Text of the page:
Energy Use for Cooking and Other Stages in the Life Cycle of Food

  • Carlsson-kanyama A
  • Boström-Carlsson K
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In this study, electricity use for cooking wheat, spaghetti, pasta, barley, rice, potatoes, couscous and mashed potatoes from potatoes mashed powder was measured. The measurements were made with cooking appliances and number of portions relevant for households. Hotplates, electric kettles and microwave ovens were used for measuring electricity use for cooking. We also estimated the energy use in the life cycle stages before cooking. Energy use for cooking can be a large or dominating part in the energy use for some food products’ life cycle. Such food products are of vegetable origin with low to medium degree of processing. Electricity use per portion for cooking varied between 0.11 MJ and 5.1 MJ and was greatly influenced by the choice of cooking appliance and the number of portions cooked. Cooking in a microwave oven with a sensor regulated simmering function was 36 % to 92 % more energy demanding compared to cooking on a hotplate. An electric kettle was 35 % to 60 % more energy efficient than a hotplate for boiling the water needed for cooking couscous and mashed potatoes from mashed potato powder. The electricity use for boiling water in an electric kettle was similar to the specific heat for water. A microwave oven was up to ten times more energy efficient than a conventional oven for baking potatoes. It was always more energy efficient to cook several portions at the same time. The differences were in the order of a factor two to three for wheat, barley, rice, potatoes, couscous and mashed potatoes. For spaghetti and fresh pasta the differences were smaller. Electricity use for households’ cooking matches’ energy use for industrial food processing. There seem to be great possibilities for improving the energy efficiency of diets with respect to choice of ingredient and cooking method. Our study indicates that one portion of food commonly served as part of hot meals can be produced with life cycle energy inputs ranging from 0.33 MJ to 6.0 MJ per portion. Wheat and barley had the lowest energy inputs while fresh pasta, imported spaghetti and potatoes baked in a conventional oven had the highest energy inputs. 2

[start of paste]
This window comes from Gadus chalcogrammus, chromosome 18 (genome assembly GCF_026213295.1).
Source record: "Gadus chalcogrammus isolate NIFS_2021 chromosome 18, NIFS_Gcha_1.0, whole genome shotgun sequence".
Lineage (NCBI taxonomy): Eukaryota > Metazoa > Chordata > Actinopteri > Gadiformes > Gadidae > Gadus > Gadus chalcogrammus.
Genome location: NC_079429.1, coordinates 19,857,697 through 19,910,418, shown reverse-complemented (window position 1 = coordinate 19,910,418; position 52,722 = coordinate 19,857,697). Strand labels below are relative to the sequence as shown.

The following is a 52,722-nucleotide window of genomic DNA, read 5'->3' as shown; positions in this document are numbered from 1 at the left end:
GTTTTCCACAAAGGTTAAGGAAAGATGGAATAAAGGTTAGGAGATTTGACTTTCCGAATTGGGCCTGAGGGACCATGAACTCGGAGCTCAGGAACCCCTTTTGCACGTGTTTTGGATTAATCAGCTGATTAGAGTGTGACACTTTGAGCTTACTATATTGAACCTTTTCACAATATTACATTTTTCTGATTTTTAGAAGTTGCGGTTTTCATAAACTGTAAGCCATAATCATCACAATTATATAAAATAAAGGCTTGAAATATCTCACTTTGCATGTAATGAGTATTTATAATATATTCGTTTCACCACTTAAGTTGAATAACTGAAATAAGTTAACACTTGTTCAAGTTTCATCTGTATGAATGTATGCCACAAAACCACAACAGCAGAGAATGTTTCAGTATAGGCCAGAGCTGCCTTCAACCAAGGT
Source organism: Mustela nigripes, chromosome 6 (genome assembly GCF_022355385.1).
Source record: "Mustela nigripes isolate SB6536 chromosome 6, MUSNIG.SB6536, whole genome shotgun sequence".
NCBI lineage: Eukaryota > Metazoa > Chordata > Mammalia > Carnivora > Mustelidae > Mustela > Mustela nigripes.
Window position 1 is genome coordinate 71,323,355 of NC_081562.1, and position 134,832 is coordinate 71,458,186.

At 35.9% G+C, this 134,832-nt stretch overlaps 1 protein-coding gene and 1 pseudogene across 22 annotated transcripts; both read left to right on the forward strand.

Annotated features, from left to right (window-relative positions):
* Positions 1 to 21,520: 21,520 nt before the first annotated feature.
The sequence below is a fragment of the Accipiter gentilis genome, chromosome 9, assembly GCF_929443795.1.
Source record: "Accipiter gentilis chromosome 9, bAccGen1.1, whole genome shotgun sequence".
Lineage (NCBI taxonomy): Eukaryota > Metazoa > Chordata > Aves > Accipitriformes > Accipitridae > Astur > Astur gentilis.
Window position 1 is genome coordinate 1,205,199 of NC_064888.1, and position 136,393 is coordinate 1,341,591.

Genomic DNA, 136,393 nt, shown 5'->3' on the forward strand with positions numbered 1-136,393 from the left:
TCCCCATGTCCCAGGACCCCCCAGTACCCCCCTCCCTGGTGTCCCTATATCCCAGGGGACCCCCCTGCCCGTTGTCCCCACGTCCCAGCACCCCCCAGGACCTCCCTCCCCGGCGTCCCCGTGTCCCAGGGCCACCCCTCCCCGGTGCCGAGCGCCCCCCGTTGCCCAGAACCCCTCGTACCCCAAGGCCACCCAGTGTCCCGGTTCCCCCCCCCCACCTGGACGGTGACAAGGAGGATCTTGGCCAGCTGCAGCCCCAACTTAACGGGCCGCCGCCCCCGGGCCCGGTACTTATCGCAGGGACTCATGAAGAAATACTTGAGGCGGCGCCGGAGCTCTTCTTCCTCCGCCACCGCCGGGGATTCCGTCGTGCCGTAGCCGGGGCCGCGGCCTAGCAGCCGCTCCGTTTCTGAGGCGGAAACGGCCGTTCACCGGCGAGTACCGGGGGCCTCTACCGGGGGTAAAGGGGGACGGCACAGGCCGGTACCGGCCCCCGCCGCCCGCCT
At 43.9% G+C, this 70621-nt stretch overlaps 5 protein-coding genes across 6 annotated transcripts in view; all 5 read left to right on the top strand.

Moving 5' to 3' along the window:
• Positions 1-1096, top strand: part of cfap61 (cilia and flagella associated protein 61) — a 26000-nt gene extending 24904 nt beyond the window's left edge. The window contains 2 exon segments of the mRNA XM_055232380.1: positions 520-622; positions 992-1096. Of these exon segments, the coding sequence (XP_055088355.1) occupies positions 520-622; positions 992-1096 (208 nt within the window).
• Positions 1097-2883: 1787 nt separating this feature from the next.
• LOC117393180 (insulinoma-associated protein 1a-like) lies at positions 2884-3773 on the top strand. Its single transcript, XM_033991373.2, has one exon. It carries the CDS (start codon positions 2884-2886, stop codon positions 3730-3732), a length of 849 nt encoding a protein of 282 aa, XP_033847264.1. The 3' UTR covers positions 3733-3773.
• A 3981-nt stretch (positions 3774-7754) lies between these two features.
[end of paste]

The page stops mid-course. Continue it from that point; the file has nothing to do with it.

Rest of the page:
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  • Annika Carlsson-kanyama

  • Kerstin Boström-Carlsson

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